Why would a blind man go to such great lengths to experience and document something he'll never see? Easy.  Because he can, and because he wants you to know he can. "People ask me, 'How can you enjoy the game without seeing it?'" he said. "I say, 'You don't realize how much of the game you can pick up on until you close your eyes.'"

Article by Anthony Castrovince is a reporter for Read his columns and his blog, CastroTurf, and follow him on Twitter at @Castrovince. This story was not subject to the approval of Major League Baseball or its clubs.

A blind fan's journey through the Major Leagues
April 29: Rangers Ballpark, Arlington
April 30: Minute Maid Park, Houston
May 1: Turner Field, Atlanta
May 2: Busch Stadium, St. Louis
May 3: Kauffman Stadium, Kansas City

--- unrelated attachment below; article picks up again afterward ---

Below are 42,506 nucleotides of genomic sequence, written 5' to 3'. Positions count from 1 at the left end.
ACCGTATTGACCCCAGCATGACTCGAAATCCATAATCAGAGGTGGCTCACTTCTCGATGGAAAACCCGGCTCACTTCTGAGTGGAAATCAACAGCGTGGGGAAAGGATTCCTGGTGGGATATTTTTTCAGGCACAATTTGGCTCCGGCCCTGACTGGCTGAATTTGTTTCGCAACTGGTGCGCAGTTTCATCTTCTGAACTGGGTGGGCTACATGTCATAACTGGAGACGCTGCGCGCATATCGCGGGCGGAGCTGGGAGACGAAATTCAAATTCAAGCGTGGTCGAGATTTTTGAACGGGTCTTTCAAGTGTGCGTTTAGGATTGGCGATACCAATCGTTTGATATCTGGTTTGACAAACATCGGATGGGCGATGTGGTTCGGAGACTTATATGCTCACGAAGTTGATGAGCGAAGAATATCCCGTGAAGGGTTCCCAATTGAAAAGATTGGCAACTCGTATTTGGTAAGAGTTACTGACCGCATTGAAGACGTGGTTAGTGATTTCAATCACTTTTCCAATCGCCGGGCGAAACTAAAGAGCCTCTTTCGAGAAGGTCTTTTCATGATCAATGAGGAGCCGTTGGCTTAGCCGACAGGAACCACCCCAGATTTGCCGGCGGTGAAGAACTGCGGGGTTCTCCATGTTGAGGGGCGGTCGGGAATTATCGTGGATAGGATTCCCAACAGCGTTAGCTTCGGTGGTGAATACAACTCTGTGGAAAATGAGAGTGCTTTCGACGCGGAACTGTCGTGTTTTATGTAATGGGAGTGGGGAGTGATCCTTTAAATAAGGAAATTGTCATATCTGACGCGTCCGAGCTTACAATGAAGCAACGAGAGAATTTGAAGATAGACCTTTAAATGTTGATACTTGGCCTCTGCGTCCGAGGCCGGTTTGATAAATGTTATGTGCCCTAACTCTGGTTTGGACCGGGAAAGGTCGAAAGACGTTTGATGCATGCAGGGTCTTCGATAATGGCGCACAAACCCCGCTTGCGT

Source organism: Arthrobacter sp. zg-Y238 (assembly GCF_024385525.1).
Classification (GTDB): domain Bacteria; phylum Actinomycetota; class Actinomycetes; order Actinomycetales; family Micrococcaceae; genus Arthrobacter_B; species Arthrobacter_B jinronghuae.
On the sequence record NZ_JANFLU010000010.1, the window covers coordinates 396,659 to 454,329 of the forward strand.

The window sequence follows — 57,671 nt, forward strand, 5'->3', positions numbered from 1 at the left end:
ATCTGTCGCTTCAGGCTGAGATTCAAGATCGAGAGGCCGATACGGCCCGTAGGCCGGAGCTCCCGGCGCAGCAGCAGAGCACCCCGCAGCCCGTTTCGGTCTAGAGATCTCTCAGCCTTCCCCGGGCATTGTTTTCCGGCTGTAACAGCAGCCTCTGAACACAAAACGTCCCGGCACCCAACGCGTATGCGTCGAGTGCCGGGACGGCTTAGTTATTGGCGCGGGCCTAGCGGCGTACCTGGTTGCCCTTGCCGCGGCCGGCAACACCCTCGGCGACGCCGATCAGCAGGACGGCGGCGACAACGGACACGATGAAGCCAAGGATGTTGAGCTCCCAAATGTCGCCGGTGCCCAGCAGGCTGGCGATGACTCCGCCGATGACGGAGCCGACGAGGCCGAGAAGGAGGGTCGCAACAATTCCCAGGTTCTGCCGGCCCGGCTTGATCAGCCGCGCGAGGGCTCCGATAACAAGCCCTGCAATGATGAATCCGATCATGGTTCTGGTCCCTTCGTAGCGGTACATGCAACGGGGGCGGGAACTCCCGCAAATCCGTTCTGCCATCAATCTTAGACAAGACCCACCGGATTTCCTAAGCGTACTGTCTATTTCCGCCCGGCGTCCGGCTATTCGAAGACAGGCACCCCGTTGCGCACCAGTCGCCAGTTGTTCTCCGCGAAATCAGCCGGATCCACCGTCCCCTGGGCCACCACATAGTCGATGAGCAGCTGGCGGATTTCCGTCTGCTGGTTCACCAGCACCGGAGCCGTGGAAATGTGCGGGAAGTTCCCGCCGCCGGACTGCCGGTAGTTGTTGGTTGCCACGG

May 4: Tropicana Field, St. Petersburg
May 5: Citi Field, New York
May 6: Nationals Park, Washington, D.C.
May 7: Oriole Park, Baltimore
May 8: Citizens Bank Park, Philadelphia
May 9: Yankee Stadium, New York
May 10: Fenway Park, Boston
May 11: Target Field, Minneapolis
May 12: Chase Field, Phoenix
May 13: The Coliseum, Oakland
May 14: AT&T Park, San Francisco
May 15: Dodger Stadium, Los Angeles
May 16: Petco Park, San Diego
May 17: Angel Stadium, Anaheim
May 18: Rogers Centre, Toronto
May 19: Comerica Park, Detroit
May 20: Coors Field, Denver
May 21: Safeco Field, Seattle
May 22: Miller Park, Milwaukee
May 23: Progressive Field, Cleveland
May 24: Great American Ball Park, Cincinnati
May 25: PNC Park, Pittsburgh
May 26: Marlins Park, Miami
May 27: U.S. Cellular Field, Chicago
May 28: Wrigley Field, Chicago

Friday, April 27, 2012

Thyroid Surgery Complications: Low Serum Calcium

One of the risks factors associated with a total thyroidectomy is the possibility of low serum calcium after the operation, either on a temporary or permanent basis.